A man in Maryland has received a pig heart transplant. What an interesting idea! People have been talking about xenotransplants of this magnitude for decades, and now someone actually gets to try it. It’s also a terrifying idea.
- My first thought was of Baby Fae, the infant in 1984 who received a baboon heart. It was a disaster. The surgeon didn’t believe in evolution and dismissed concerns about the degree of relatedness, and the donor was blood type AB and Fae was type O. They also didn’t have any means of genetically modifying the baboon. Would you believe there are ethical concerns and responsibilities in this sort of thing?
- The Washington post article is all about the ethics of the surgery, which is good. It takes a really cock-eyed perspective, though: the recipient was a bad guy who stabbed and paralyzed someone, failed to pay court-ordered compensation to his victim, and also has a history of being sloppy and undisciplined about his medications. Should he have been given this gift?
Jesus, it’s not even in question. Doctors should deliver health care based on need, not passing judgment on the worth (in all senses of the word) of their patient. What next? Will doctors decide on my treatment based on my credit score? Yeah, you don’t have to tell me that here in the good ol’ USA that is the de facto situation. It’s not good.
- For the retribution crowd, relax. He is being punished. He’s an experimental guinea pig for a treatment that’s going to buy him a little time. The pig was extensively manipulated with 10 genes modified to reduce, but not totally eliminate, the chance of rejection. He’s going to be trapped in a hospital bed for a good long while, with nurses waking him up every few hours through the night to do blood tests, and he’s going to be taking so many pills. I’ve been in that place for relatively trivial surgeries, it’s a necessary hell. Have a little pity.
- He’s probably going to die in a few months, anyway — I’ll be surprised if his new heart isn’t shredded by rejection in short order. I’ll be pleasantly surprised if he gets a significant survival time, though, since that means this could be a very promising treatment for everyone.
- Except the pigs. You do realize that this implies the existence of pig farms for animals whose fate is to be chopped up as needed for organs, right? It’s a tiny drop in the slaughterhouse bucket, since humans butcher 1.5 billion pigs per year to make pulled pork sandwiches and bacon, so it’s not the numbers that are daunting, it’s the fact that right now there are cloned pigs being modified and raised in artisanal farms in the hopes that genetic refinement will make them incredibly valuable to corporations. These are long term investments!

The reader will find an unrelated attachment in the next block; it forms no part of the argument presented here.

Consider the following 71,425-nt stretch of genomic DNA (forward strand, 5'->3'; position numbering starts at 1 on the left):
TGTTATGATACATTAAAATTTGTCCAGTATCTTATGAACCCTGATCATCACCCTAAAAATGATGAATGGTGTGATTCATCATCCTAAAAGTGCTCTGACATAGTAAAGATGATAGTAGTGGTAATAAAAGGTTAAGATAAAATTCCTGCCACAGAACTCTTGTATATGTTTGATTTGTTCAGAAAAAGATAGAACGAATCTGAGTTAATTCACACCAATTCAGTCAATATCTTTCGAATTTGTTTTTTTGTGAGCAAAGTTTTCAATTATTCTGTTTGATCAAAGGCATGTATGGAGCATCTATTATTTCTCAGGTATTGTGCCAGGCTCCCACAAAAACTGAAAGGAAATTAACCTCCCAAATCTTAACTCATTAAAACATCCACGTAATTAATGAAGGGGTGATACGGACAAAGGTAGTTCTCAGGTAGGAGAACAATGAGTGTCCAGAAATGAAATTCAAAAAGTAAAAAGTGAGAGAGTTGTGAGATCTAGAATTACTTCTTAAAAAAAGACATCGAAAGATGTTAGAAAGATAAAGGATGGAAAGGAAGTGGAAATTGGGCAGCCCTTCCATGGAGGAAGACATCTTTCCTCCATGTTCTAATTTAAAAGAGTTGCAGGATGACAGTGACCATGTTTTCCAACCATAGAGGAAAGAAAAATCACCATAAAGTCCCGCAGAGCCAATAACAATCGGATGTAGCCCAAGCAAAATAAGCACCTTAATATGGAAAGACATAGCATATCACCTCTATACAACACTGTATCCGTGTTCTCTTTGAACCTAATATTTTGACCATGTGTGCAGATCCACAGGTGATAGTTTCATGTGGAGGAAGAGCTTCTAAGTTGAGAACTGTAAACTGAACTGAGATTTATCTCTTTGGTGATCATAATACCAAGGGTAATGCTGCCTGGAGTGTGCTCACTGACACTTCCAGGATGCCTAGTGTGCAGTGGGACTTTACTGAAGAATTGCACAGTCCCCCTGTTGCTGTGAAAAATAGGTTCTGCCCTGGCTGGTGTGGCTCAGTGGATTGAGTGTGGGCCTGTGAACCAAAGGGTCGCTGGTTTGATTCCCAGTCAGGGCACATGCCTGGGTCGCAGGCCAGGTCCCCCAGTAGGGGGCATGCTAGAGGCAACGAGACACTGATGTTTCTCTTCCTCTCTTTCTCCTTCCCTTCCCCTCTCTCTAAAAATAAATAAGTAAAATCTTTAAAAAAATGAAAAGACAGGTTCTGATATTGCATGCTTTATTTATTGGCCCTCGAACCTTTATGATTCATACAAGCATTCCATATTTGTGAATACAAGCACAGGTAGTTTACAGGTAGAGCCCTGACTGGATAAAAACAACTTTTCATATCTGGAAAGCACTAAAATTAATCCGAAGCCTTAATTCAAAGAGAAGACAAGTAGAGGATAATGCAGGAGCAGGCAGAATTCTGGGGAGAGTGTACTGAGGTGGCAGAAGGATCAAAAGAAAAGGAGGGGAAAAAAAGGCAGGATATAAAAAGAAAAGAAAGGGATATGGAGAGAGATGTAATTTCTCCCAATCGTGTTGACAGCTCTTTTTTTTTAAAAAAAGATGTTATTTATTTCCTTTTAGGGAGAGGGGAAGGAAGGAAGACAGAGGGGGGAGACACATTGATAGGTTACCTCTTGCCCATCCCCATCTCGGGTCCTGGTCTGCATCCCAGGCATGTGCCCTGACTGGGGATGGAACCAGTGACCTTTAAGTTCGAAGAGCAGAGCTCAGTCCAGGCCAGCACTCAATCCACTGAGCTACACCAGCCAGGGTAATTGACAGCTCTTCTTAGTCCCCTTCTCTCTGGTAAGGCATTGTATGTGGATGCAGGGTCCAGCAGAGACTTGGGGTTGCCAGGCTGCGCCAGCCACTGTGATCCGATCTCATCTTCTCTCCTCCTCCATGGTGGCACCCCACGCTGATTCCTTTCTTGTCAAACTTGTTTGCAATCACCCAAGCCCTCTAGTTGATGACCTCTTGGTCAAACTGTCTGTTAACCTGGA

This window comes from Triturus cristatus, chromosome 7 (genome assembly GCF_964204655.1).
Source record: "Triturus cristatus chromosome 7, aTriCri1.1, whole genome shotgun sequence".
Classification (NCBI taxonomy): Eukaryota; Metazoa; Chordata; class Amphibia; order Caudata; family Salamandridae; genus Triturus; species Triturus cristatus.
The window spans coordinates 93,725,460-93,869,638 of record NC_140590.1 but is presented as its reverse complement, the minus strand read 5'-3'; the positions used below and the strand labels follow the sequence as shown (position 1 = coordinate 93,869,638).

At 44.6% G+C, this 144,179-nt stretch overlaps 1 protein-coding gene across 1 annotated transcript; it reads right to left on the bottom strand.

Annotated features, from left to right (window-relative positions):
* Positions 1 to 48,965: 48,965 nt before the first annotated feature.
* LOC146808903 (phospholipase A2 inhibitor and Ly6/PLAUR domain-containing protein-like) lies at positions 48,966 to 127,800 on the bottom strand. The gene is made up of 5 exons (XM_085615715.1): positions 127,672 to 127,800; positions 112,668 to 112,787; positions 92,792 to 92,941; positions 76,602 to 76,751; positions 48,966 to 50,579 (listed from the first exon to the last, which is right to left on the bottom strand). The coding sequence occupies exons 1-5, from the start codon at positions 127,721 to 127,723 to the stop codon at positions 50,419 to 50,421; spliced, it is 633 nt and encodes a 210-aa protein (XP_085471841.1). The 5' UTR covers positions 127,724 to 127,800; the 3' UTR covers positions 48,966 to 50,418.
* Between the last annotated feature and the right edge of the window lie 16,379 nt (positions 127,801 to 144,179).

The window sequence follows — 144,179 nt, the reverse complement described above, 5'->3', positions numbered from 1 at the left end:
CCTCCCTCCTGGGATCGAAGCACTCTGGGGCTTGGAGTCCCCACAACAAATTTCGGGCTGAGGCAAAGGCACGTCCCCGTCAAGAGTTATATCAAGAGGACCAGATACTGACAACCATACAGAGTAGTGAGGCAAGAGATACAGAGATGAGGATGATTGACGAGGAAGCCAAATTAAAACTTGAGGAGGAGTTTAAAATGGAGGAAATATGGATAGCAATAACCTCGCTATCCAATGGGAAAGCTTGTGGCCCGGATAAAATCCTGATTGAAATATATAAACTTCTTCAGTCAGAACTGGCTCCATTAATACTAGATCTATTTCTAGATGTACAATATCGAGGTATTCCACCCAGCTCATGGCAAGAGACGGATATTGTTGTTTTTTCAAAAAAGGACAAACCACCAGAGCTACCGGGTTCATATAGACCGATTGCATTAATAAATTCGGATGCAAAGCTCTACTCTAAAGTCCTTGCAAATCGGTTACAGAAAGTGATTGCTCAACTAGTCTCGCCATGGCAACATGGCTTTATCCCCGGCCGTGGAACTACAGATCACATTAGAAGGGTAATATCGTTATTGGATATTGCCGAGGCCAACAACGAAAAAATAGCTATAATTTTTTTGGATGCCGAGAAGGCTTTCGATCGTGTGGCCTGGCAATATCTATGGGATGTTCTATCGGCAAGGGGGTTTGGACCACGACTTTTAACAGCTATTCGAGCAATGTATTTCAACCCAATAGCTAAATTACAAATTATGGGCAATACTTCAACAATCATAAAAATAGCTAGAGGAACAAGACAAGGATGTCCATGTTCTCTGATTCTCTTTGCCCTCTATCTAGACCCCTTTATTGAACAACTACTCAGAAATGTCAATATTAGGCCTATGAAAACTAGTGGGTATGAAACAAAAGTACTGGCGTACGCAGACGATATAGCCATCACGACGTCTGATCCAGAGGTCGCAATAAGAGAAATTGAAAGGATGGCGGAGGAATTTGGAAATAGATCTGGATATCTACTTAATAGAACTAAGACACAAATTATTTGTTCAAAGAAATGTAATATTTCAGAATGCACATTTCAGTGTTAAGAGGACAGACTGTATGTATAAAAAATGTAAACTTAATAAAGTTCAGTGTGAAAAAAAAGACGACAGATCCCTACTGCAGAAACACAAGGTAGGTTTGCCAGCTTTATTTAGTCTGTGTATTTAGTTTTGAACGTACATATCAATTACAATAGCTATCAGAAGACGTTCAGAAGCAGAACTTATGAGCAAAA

- No one is talking about how much these expendable pigs cost. We aren’t talking about the ethics from the pig’s perspective, and we’re suspiciously mum about what the bill is going to be. This lucky (?) fellow in Maryland is benefitting from a bit of scientific curiosity — hey, we’ve been raising all these special pigs for a decade or so, how about if we splice one heart into a test subject and see what happens — but if it works and becomes a relatively routine intervention, who’s going to be able to afford it?
- While I’m on the pig’s side, what do these gene modifications do to the health of the pig stock? Does this compromise their immune systems? Are these going to be bubble-pigs that need to be raised in a sterile environment?
- I got to wondering about the scientific methodology behind making pigs with all these genetic modifications. Here’s an article on practical approaches for knock-out gene editing in pigs. It’s a multi-step, multi-generational process to produce pigs with specific mutations. Scientists have been working for years to make these pigs.
- The above article describes the mechanics, but not the research that goes into discovering candidate genes to reduce the immune response. Everyone is fumbling forward in the dark, finding likely genes that are affecting rejection, but they have to put that pig donor tissue in a human host to see if they actually got ’em all. This man in Maryland is very much a wildly experimental test subject, a scientific experiment in progress. The most likely result is they’ll find that “oops, we missed an important gene” and they’ll go back to the pig farm with a new CRISPR/Cas target and raise another generation with 11 modified genes for the next attempt. Meanwhile, this host is dead. But he will have contributed to Science with his demise!
Anyway, my brain is currently split between a Frankensteinian fascination with this bold experiment, and a humane dismay at the cost in suffering for humans and pigs.